Sharm-el-Sheikh joint statement and said the 'waters of the seven seas will not
be able to wash the shame' brought on the country through this flawed
After that melodramatic flourish
seven years ago, the BJP sat silent this August 15 as Modi appropriated yet
another policy initiative of the previous government. Without the slightest
embarrassment, the NDA government has adopted UPA policies they maligned in the
past and tried to pass off as their own. This time, however, they may have
walked into a trap.
Insiders say the most recent
Congress statement had the Rahul Gandhi imprimatur. For all the abuse he has
endured from the BJP and its army of internet trolls, Gandhi has managed with
great aplomb to get under Modi’s skin. His "suit-boot sarkar" tag has
stuck to the government, forcing it to make major U-turns on key issues.
For example, about the Mahatma
Gandhi National Rural Employment Guarantee Scheme, Mr Modi said in Parliament,
"I will ensure MNREGA is never discontinued. It is proof of your failings.
After so many years of being in power, all you were able to deliver is for a
poor man to dig ditches a few days a month." This was in February 2015
when he was riding high on his 2014 election victory.
His remarks came in for scathing
criticism from across the political spectrum. A few days later, in his Budget
speech, finance minister Arun Jaitley said exactly the opposite. Calling the
scheme a "national priority", he said: "Our government is
committed to supporting employment through MNREGA. We will ensure that no one
who is poor is left without employment."
Rahul Gandhi’s interventions have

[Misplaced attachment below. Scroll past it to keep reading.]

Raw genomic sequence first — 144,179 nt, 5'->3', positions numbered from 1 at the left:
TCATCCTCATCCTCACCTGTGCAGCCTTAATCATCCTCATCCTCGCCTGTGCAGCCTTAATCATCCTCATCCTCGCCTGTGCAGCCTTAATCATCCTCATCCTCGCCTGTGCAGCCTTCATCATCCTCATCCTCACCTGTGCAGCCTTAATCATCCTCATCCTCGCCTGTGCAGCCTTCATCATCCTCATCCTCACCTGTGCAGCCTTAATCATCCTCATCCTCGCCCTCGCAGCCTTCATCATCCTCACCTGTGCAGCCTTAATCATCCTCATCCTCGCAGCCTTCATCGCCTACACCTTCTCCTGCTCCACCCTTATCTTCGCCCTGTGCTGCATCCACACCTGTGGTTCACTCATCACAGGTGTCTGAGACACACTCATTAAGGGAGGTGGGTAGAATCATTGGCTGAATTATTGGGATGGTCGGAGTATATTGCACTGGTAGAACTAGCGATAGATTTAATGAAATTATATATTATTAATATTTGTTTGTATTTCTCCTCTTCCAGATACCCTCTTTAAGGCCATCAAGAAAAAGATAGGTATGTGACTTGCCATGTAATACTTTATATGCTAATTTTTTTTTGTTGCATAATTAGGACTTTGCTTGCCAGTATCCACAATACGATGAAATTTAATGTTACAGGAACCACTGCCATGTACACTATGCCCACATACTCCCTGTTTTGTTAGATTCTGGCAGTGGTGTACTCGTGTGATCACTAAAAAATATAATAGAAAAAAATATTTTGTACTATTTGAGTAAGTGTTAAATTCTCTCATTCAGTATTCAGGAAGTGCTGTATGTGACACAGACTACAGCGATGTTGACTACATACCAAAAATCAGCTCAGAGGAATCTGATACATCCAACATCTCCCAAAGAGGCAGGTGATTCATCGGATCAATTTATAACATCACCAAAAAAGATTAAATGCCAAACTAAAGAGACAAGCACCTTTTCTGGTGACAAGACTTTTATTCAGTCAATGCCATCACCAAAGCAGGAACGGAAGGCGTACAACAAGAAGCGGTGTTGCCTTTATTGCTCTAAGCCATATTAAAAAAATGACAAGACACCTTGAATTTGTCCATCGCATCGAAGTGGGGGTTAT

served to unnerve the government. It is now widely acknowledged that Modi has
nothing original to offer. His reference to Balochistan in his August 15 speech
was consistent with this trend.
It was the same in Kashmir that his
government’s bungling has brought to the brink; unable to formulate a cogent
response to the fire in the Valley, Modi sent his home minister scurrying to
Sonia Gandhi and some other opposition leaders for help.
Policy bankruptcy has become the
hallmark of Modi’s "maximum governance".
Great at posturing but innocent of
substance, Modi will find that he is now in a pickle. It’s almost as though the
Congress is using him to expose his own duplicity.
Given his penchant for managing
headlines and the unprecedented servility of mainstream media, especially
television news, Modi and his acolytes will try to shrug off their terminal
lack of governance.
However the evidence just keeps
piling up…Lalitgate, Vyapam, beef violence, cow politics, sartorial and oral
faux pas, lack of investment and jobs, insanely high food prices, more taxes,
ridiculed foreign trips, pseudo-nationalist hoopla, hostile judiciary,
The first electoral debacle was
Delhi, next was Bihar, they held out in Assam but then fell apart in
Uttarakhand and Arunachal.
Now they have fires to fight in
Kashmir and Gujarat. The sheen has certainly worn off; now the credibility is
(An edited version of this
post will appear in DailyO.in, August 2016.)